Voters are mad, mad, mad and they're looking for alternatives. That's the conventional wisdom — borne out by polling — but you'd never know it from this week's filings for the fall elections. Two of the biggest will-they-or-won't-they candidates — John Georges, who has run both for governor and mayor of New Orleans, and former lieutenant gubernatorial candidate Caroline Fayard, who had indicated some interest in running for secretary of state — officially became won't-theys when they didn't file for elections by the Sept. 8 deadline. That leaves Plaquemines Parish president Billy Nungesser as the main challenger to incumbent Lieutenant Governor Jay Dardenne, and the little-known Tara Hollis, a teacher from Haynesville, as the Democrats' biggest hope against Gov. Bobby Jindal. Seven other candidates also filed to run against Jindal.
So who's in statewide? Without Fayard, the secretary of state's race will be a GOP clash between incumbent Tom Schedler and outgoing House Speaker Jim Tucker — as will the contest for attorney general, which pits incumbent Buddy Caldwell (the state's most high-profile Dem-turned-Republican) against former Rep. Anh "Joseph" Cao, who had also reportedly flirted with the idea of seeking the position of Louisiana Secretary of Education. State treasurer John Kennedy drew no opposition, while insurance commissioner Jim Donelon was challenged by political newcomer Donald Hodge, a Baton Rouge attorney. Mike Strain, the incumbent Secretary of Agriculture, drew two opponents, including Belinda Alexandrenko, a perennial statewide candidate running under the Reform Party banner.
Many Orleans Parish senators and representatives drew no opposition, serious or token, including Sens. Ed Murray, Karen Carter Peterson, David Heitmeier and Conrad Appel (all but Appel are Democrats). Reps. Walt Leger III, Helena Moreno, Jared Brossett and Austin Badon, all Democrats, will run unopposed.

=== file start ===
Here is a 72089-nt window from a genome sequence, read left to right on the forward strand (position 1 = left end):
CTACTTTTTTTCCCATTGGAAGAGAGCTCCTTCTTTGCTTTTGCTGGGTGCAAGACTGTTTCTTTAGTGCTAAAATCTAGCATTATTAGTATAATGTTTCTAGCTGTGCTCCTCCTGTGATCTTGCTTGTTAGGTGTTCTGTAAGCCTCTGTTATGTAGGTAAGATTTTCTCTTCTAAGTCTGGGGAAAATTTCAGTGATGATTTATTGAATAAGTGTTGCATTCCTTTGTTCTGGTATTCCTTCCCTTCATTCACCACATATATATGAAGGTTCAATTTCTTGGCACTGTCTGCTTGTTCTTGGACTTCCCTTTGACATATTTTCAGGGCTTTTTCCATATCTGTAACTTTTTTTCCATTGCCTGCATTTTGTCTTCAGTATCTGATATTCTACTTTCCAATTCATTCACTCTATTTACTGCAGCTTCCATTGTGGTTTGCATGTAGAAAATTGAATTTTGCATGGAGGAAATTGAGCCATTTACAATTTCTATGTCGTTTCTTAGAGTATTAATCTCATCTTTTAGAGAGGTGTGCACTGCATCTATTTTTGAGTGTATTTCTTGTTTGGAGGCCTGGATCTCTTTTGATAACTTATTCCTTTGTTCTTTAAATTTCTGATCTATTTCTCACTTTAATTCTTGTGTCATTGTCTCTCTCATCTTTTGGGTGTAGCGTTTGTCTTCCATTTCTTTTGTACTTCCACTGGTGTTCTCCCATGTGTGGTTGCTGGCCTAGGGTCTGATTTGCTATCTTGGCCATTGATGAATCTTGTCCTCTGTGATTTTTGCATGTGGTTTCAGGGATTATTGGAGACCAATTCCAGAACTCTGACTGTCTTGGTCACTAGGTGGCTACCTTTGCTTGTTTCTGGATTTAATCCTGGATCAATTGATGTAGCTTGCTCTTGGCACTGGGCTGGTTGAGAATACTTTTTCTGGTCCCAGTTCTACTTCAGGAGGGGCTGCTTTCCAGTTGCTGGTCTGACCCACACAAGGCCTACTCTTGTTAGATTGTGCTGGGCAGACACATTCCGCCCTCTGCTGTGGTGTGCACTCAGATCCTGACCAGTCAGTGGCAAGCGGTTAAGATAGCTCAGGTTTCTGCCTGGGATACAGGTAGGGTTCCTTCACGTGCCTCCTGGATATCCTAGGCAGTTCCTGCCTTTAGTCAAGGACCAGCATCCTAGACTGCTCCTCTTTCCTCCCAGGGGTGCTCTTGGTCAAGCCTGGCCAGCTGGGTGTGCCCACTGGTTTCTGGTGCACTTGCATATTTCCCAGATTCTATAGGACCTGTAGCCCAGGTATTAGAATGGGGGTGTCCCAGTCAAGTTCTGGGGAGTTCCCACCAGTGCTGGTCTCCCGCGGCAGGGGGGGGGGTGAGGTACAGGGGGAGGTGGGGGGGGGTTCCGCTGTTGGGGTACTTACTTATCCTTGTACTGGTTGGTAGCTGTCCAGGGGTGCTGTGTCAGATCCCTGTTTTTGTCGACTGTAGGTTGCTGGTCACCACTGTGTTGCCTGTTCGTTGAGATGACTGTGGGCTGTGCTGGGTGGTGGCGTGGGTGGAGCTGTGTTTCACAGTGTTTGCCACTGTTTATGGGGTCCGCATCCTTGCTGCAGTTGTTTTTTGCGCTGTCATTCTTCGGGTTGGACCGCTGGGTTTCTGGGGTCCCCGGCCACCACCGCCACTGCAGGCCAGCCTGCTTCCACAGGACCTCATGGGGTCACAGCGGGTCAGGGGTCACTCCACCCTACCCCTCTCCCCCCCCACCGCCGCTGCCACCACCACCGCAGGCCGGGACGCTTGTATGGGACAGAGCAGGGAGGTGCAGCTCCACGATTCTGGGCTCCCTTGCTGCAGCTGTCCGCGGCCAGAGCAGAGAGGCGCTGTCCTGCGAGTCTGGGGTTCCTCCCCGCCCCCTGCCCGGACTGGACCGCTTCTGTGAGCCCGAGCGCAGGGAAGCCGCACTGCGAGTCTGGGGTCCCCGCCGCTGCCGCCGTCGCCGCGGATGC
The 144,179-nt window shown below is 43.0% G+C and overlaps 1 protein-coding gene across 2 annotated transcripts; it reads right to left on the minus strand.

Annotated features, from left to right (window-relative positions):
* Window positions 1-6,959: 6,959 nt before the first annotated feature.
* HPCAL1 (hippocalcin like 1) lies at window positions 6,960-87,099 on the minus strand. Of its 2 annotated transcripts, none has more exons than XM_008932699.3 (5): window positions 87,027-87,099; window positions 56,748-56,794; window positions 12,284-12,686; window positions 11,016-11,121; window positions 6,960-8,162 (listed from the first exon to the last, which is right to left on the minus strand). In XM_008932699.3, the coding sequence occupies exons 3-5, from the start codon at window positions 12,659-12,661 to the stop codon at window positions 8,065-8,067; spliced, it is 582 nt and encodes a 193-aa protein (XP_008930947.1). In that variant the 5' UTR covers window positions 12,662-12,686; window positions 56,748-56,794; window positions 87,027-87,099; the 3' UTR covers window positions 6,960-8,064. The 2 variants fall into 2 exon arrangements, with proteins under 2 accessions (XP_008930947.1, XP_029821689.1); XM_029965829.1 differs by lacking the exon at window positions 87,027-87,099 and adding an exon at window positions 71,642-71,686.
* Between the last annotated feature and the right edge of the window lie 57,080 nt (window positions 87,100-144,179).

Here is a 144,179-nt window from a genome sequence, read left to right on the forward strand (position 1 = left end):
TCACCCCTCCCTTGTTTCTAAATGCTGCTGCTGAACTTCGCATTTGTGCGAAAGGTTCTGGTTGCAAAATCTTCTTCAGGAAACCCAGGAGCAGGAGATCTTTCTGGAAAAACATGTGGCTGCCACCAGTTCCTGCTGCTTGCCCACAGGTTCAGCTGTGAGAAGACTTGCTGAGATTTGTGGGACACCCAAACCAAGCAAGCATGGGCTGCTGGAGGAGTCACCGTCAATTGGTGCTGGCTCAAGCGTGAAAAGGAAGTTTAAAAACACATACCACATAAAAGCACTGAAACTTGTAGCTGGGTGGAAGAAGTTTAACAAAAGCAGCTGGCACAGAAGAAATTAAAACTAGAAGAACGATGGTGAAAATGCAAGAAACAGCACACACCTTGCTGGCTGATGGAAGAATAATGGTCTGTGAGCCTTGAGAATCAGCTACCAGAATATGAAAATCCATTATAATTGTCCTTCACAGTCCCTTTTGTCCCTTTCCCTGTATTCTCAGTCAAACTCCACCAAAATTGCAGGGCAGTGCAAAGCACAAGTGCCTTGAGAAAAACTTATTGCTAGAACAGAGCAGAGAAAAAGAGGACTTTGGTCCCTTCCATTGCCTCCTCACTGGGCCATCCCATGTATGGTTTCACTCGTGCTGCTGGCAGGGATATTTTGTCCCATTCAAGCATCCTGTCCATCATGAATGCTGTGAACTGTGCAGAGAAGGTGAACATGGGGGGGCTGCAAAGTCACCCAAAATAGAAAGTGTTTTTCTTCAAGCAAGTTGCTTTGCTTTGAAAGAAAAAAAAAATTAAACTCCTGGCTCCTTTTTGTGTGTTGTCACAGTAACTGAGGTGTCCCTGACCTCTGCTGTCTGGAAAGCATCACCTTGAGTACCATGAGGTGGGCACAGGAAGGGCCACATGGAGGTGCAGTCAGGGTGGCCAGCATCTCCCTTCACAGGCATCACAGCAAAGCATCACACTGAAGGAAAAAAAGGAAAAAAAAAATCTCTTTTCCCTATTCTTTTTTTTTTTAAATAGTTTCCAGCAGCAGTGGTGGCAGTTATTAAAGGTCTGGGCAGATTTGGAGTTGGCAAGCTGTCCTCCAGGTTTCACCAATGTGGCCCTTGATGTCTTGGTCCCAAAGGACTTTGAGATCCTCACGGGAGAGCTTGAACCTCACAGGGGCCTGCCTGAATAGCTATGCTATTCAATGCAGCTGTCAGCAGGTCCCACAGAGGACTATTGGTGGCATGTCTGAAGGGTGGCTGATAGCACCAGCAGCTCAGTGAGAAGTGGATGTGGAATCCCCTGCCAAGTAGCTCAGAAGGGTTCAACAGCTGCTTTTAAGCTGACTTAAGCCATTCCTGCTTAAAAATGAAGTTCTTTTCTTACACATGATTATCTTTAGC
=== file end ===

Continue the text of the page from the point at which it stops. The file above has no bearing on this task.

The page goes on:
The few local horse races in the legislature were mostly due to the 2010 redistricting. Senate District 3 will see a battle between two familiar names when former city councilwoman and state Rep. Cynthia Willard-Lewis challenges incumbent J.P. Morrell (Willard-Lewis was elected to represent Senate District 2 last year when Ann Duplessis left to join Mayor Mitch Landrieu's administration). State Sen. A.G. Crowe will face off against current Rep. Nita Hutter for his seat (both are Republicans). Rep. Neil Abramson drew three challengers, while Reps. Wesley Bishop and Jeff Arnold drew one apiece.
Perhaps the biggest surprise was Jefferson Parish's comfort with its own status quo, given the number of suburban scandals, feuds and resignations there in recent years. The only challenged council seats are those with no incumbent, and only three legislative incumbents (all in the House) have been challenged. Parish President John Young, Assessor Thomas Capella, Councilmen at-large Chris Roberts and Elton Lagasse and Clerk of Court Jon Gegenheimer drew no opposition. West Bank representatives Robert Billiot and Girod Jackson each now have a challenger, but the big race among Jeff Parish representatives will be the clash between incumbent Rep. John LaBruzzo and Nick Lorusso for the redrawn District 94 seat. Anyone who's driven down West Esplanade Avenue in Metairie knows that LaBruzzo has had the "sign advantage" in the lakeside communities for months, but Lorusso is certain to hammer home LaBruzzo's enthusiastic support for the 2008 legislative pay raise — a position LaBruzzo later frantically reversed after voters began a recall campaign against him.
Despite some bluff, vague talk from state Democratic Party leaders in recent months about the strength of their candidates, for Democratic voters in Louisiana, it was the expected apocalypse even before the races had officially begun. When a tyro schoolteacher from Haynesville is the best a party can muster against the formidable and well-financed Jindal, Democrats have a right to feel blue. "Huey Long must be turning over in his grave," wrote an editorialist at the conservative website RedState, not unhappily.
The primary is Oct. 22. — Kevin Allman